It’s not every day you get a chance to look back in time at a bird that probably no longer exists. But Cornell Lab of Ornithology scientists were able to do that with the spectacular Imperial Woodpecker of Mexico, when researcher Martjan Lammertink tracked down the only known film footage ever taken of this raven-sized woodpecker, which has not been seen alive since the 1950s.
The new issue of Living Bird magazine tells the story in detail: Martjan’s surprise discovery that the film existed, his visit to the aging filmmaker’s house, and his expeditions to Mexico’s Sierra Madre, along with article author Tim Gallagher, to try to determine whether the bird still existed. In the following excerpt of the full story, Tim Gallagher picks up the tale in 1997 as Martjan sits down with the filmmaker, William Rhein, to watch the 40-year-old film for the first time:
…Martjan had no idea what to expect of the film when he met Rhein the following morning. Perhaps it would be a blurry mess. He just hoped that the bird in the film was identifiable as an Imperial Woodpecker. As the old 16mm projector rolled noisily and the film flickered on the portable screen in Rhein’s living room, a huge woodpecker suddenly appeared, its forward-curved black crest bouncing jauntily as it hitched up a massive pine trunk. Martjan was stunned. There was no doubt about it—this was an adult female Imperial Woodpecker. The bird foraged, chipping off chunks of bark, and then flew away, but the show didn’t end there. Rhein had filmed several other short segments of the bird as she flew, foraged, and hitched up trees—sometimes in real time, other times in slow motion. This single 85-second clip held a gold mine of information about a barely studied species.
Why hadn’t Rhein told the scientific world about his Imperial Woodpecker footage? Perhaps he was embarrassed by the quality of it, which had been filmed with a hand-held movie camera from the back of a mule. Other films and still photographs he had taken always had a far more professional quality to them. Rhein said he would have a copy of the film made for Martjan, but he did not receive it until after Rhein had passed away a couple of years later.
When Martjan came to Cornell to be lead scientist of the Lab of Ornithology’s Ivory-billed Woodpecker project, he brought a DVD of the Imperial Woodpecker footage with him and played it for a group of us one afternoon. It gave me chills to see the bird—such a remarkable species, and so beautiful. Watching Rhein’s film is what ultimately inspired me to launch my own search. Here was footage of this near-mythical bird—tangible evidence of its existence taken during my lifetime—and it somehow made the quest seem more real. I soon started making forays into the high country of the Sierra Madre Occidental.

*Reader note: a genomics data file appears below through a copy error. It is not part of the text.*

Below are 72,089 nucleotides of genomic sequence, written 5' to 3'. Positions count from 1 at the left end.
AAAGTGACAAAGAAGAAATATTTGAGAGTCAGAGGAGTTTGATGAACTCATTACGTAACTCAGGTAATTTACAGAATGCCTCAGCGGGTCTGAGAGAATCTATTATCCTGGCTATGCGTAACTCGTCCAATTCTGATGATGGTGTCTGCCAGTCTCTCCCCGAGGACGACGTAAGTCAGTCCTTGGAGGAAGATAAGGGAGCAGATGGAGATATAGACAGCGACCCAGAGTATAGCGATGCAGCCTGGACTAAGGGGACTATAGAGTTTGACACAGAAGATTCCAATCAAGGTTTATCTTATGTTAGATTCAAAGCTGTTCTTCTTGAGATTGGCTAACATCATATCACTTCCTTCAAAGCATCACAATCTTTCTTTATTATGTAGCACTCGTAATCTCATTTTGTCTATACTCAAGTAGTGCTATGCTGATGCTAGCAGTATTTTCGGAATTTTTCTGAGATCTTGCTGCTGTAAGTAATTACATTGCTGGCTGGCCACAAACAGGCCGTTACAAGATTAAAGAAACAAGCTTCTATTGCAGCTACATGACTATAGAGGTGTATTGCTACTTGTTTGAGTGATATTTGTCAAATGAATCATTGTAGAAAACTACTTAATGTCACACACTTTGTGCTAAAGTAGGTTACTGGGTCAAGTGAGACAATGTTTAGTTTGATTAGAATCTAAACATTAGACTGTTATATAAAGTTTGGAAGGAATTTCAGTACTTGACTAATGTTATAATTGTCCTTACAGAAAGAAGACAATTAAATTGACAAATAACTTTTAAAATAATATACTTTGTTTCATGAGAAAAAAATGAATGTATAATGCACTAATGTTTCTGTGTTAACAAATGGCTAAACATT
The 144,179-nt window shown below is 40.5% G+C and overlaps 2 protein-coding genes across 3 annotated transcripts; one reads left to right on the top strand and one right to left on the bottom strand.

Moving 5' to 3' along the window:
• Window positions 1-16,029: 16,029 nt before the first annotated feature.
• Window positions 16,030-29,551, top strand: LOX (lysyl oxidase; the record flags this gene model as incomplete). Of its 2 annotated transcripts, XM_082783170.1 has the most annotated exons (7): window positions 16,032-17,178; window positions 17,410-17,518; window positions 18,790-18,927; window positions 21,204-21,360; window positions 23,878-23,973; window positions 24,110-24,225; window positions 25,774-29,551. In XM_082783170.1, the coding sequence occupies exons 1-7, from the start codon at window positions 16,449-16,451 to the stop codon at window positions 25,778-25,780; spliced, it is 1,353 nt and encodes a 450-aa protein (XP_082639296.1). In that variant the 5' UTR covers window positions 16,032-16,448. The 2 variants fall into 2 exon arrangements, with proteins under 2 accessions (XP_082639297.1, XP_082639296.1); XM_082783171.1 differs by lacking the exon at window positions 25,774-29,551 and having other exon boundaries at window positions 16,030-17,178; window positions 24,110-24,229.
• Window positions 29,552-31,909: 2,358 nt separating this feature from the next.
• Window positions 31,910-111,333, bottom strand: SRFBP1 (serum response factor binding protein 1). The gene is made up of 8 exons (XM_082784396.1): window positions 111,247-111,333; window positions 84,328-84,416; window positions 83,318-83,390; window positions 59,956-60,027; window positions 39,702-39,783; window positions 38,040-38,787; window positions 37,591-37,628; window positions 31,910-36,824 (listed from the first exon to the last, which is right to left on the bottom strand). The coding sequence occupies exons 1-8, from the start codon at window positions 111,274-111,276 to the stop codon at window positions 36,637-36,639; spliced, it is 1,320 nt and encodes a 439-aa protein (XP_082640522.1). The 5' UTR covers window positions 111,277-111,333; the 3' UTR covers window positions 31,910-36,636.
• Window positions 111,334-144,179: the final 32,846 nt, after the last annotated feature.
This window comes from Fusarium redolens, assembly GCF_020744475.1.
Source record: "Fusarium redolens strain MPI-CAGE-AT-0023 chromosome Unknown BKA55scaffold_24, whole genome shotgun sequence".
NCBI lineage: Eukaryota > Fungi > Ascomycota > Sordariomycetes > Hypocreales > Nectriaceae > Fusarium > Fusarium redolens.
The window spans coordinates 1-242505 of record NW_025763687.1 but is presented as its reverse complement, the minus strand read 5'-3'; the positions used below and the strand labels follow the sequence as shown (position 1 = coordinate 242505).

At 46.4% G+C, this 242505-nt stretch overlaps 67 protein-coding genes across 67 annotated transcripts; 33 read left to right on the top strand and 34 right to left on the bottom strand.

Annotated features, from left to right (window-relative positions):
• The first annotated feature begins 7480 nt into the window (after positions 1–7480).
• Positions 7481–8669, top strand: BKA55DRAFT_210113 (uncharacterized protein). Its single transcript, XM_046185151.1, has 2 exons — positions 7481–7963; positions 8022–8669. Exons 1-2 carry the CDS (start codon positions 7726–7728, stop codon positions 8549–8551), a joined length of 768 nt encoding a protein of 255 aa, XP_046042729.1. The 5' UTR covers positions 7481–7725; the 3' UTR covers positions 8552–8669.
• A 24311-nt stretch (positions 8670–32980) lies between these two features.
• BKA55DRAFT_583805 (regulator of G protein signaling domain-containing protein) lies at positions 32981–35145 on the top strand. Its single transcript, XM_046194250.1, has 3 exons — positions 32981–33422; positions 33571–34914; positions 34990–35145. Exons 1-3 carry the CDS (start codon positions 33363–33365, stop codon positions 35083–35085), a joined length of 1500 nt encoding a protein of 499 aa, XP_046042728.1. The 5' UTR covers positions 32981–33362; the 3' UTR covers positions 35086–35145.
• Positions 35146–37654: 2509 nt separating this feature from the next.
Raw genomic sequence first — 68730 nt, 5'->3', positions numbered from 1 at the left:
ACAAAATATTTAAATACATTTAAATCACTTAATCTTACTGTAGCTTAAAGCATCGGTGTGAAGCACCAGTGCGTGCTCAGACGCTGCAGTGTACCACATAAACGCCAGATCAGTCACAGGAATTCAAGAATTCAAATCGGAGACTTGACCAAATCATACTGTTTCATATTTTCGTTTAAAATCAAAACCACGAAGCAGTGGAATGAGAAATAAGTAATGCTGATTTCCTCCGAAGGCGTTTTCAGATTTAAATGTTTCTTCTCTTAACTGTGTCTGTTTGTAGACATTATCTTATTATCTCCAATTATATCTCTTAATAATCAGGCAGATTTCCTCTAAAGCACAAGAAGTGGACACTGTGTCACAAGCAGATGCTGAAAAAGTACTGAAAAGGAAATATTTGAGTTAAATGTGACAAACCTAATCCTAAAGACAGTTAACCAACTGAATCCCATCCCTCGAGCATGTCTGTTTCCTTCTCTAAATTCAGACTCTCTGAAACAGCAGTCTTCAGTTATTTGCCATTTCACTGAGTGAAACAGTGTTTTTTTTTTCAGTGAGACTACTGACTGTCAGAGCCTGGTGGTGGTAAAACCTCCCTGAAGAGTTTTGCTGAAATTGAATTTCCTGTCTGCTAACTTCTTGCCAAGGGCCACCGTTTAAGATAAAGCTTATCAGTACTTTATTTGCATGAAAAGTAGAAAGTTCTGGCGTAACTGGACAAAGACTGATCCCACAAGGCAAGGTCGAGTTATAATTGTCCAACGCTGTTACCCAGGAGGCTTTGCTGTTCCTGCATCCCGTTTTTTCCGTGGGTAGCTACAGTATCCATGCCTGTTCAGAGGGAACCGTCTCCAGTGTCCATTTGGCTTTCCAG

It was a different world there, almost like stepping back in time to the 19th century. The people—many of whom are Tarahumara, Tepehuan, or other indigenous groups—live mostly in adobe huts and cabins without electricity, plumbing, telephones, or other modern conveniences. They rely primarily on horses and mules to get around, which is not such a bad way to go. The mountain roads are atrocious for any kind of motor vehicle, and in many places it takes hours just to drive 30 or 40 miles….
Here’s an image-stabilized clip of a female Imperial Woodpecker hitching up a Durango pine in 1956.
Visit Living Bird magazine for the rest of Tim Gallagher’s story, and to see the full 85 seconds of footage, plus additional videos. The bird’s filmed movements and the team’s findings from their expedition have been summarized in the cover article in the scientific journal The Auk—you can download the article for personal use here.
(Image: Imperial Woodpecker painting by John Schmitt)